Exercise therapy in adults with serious mental illness: a systematic review and meta-analysis

Pearsall, R., Smith, D. , Pelosi, A. and Geddes, J. (2014) Exercise therapy in adults with serious mental illness: a systematic review and meta-analysis. BMC Psychiatry, 14(117), (doi:10.1186/1471-244X-14-117)

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Abstract

Background: Individuals with serious mental illness are at a higher risk of physical ill health. Mortality rates are at least twice those of the general population with higher levels of cardiovascular disease, metabolic disease, diabetes, and respiratory illness. Although genetics may have a role in the physical health problems of these patients, lifestyle and environmental factors such as levels of smoking, obesity, poor diet, and low levels of physical activity also play a prominent part.

Objective: To conduct a systematic review and meta-analysis of randomised controlled trials comparing the effect of exercise interventions on individuals with serious mental illness.

Methods: Searches were made in Ovid MEDLINE, Embase, CINAHL, PsycINFO, Biological Abstracts on Ovid, and The Cochrane Library (January 2009, repeated January 2013) through to February 2013.

Results: Eight RCTs were identified in the systematic search. Six compared exercise versus usual care. One study assessed the effect of a cycling programme versus muscle strengthening and toning exercises. The final study compared the effect of adding specific exercise advice and motivational skills to a simple walking programme. Exercise programmes were noted by their heterogeneity in terms of the type of exercise intervention, setting, and outcome measures. The review found that exercise improved levels of exercise activity (n=13, standard mean difference [SMD] 1.81, CI 0.44 to 3.18, p = 0.01). No beneficial effect was found on negative (n = 84, SMD = -0.54, CI -1.79 to 0.71, p = 0.40) or positive symptoms of schizophrenia (n = 84, SMD = -1.66, CI -3.78 to 0.45, p = 0.12). No change was found on body mass index compared with usual care (n= 151, SMD = -0.24, CI -0.56 to 0.08, p = 0.14), or body weight (n = 77, SMD = 0.13, CI -0.32 to 0.58, p = 0.57). No beneficial effect was found on anxiety and depressive symptoms (n = 94, SMD = -0.26, CI -0.91 to 0.39, p = 0.43), or quality of life in respect of physical and mental domains. One RCT measured the effect of exercise on exercise intensity, attendance, and persistence at a programme. No significant effect was found on these measures.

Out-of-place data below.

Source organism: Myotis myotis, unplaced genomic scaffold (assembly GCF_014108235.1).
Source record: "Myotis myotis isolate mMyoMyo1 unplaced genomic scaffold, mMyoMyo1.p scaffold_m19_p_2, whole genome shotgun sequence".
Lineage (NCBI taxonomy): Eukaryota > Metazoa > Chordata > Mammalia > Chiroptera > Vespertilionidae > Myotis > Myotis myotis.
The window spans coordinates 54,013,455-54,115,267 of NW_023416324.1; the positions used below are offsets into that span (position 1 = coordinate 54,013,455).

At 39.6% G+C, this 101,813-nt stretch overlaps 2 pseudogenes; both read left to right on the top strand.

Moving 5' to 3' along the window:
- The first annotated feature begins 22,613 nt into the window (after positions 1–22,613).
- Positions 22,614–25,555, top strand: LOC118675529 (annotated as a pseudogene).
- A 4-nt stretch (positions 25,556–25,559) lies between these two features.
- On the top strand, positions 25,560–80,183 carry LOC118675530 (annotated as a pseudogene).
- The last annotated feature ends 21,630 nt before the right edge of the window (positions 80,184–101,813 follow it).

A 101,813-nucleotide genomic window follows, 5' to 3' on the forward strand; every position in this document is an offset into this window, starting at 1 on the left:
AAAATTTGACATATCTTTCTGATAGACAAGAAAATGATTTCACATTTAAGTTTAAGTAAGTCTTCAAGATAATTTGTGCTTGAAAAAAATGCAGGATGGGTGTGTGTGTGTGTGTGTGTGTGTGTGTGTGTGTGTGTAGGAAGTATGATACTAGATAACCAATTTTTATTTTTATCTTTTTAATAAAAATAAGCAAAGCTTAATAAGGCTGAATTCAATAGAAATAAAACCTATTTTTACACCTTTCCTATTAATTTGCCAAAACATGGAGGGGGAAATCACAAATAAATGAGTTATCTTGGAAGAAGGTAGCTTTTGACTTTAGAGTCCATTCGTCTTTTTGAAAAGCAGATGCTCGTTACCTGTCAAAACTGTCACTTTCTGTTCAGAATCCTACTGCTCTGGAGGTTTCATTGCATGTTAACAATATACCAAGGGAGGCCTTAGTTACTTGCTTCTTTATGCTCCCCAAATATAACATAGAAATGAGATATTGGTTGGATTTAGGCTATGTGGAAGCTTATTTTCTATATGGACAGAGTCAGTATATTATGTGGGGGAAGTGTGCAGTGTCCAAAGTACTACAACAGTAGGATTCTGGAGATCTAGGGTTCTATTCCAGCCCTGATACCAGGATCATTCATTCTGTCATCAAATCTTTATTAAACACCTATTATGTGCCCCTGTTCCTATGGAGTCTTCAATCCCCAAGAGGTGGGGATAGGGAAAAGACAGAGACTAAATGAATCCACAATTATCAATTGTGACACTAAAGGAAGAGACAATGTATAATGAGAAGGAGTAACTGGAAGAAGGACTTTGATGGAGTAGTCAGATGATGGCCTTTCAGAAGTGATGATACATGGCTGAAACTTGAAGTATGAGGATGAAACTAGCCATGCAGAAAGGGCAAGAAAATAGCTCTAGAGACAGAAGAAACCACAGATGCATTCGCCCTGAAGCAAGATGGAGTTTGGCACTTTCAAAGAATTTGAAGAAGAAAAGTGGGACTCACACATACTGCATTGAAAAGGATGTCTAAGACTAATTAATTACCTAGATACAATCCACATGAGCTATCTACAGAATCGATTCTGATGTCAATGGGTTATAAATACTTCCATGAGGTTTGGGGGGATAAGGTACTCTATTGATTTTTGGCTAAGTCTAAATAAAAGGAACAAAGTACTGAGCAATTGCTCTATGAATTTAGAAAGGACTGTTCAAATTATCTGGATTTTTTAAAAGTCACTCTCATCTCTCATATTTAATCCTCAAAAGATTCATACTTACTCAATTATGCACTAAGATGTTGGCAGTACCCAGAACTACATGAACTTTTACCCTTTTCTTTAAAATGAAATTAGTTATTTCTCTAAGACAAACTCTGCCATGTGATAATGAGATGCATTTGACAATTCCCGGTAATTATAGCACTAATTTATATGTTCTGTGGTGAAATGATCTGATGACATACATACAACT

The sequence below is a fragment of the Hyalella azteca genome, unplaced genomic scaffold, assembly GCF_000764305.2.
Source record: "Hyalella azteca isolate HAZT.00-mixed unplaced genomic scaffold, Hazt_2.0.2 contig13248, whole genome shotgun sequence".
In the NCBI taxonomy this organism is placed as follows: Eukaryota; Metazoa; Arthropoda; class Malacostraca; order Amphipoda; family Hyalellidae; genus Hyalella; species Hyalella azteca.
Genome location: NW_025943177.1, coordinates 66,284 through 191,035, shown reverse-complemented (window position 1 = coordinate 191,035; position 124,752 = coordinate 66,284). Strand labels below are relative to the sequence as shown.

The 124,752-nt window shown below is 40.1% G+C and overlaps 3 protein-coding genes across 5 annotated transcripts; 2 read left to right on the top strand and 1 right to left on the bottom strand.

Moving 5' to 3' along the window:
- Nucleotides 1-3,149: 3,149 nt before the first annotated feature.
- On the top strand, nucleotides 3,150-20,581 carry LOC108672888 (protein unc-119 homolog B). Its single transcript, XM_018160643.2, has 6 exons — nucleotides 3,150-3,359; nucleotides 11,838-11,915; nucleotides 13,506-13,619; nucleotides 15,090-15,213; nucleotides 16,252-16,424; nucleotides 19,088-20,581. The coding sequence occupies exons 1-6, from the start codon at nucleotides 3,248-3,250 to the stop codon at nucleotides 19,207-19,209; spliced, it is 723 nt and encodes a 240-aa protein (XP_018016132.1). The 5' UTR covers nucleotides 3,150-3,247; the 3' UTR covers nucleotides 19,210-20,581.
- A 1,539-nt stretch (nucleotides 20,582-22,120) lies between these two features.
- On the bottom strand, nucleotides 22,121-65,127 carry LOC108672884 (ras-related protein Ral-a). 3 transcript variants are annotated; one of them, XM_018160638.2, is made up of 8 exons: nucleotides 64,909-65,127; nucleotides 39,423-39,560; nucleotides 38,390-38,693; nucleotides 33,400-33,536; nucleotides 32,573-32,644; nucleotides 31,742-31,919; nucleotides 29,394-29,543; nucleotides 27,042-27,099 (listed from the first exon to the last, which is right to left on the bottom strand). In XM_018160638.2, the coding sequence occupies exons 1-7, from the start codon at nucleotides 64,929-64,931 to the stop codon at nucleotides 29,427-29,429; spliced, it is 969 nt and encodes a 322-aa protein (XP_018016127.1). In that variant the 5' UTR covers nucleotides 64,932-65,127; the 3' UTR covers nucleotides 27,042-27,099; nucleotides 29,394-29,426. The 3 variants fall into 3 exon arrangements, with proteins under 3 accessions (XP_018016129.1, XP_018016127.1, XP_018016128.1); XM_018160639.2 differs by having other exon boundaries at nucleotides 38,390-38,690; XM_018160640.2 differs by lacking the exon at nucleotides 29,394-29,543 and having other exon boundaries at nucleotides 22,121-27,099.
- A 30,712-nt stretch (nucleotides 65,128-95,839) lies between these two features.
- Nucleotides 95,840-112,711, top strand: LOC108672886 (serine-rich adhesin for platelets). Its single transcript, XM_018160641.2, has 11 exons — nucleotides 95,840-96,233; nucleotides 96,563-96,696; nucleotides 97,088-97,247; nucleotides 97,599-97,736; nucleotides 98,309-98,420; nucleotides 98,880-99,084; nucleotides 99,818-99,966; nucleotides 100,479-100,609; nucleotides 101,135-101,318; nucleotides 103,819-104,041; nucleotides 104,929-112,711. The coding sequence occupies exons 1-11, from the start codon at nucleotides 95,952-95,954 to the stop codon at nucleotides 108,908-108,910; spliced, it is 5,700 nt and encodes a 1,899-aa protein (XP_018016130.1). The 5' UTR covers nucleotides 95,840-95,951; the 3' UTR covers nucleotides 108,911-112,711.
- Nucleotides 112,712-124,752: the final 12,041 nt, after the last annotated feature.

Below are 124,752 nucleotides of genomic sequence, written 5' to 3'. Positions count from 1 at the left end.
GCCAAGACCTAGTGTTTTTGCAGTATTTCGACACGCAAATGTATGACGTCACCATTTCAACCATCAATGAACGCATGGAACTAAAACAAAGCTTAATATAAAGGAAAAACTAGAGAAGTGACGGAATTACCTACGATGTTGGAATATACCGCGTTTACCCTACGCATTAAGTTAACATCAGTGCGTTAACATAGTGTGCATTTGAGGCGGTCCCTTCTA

Conclusions: This systematic review showed that exercise therapies can lead to a modest increase in levels of exercise activity but overall there was no noticeable change for symptoms of mental health, body mass index, and body weight.

Item Type:Articles
Status:Published
Refereed:Yes
Glasgow Author(s) Enlighten ID:Smith, Professor Daniel and Pelosi, Professor Anthony
Authors: Pearsall, R., Smith, D., Pelosi, A., and Geddes, J.
College/School:College of Medical Veterinary and Life Sciences > Institute of Health and Wellbeing > Mental Health and Wellbeing
College of Medical Veterinary and Life Sciences > School of Medicine, Dentistry & Nursing
Journal Name:BMC Psychiatry
Publisher:BioMed Central
ISSN:1471-244X
ISSN (Online):1471-244X
Copyright Holders:Copyright © 2014 The Authors
First Published:First published in BMC Psychiatry 14(117)
Publisher Policy:Reproduced under a Creative Commons License

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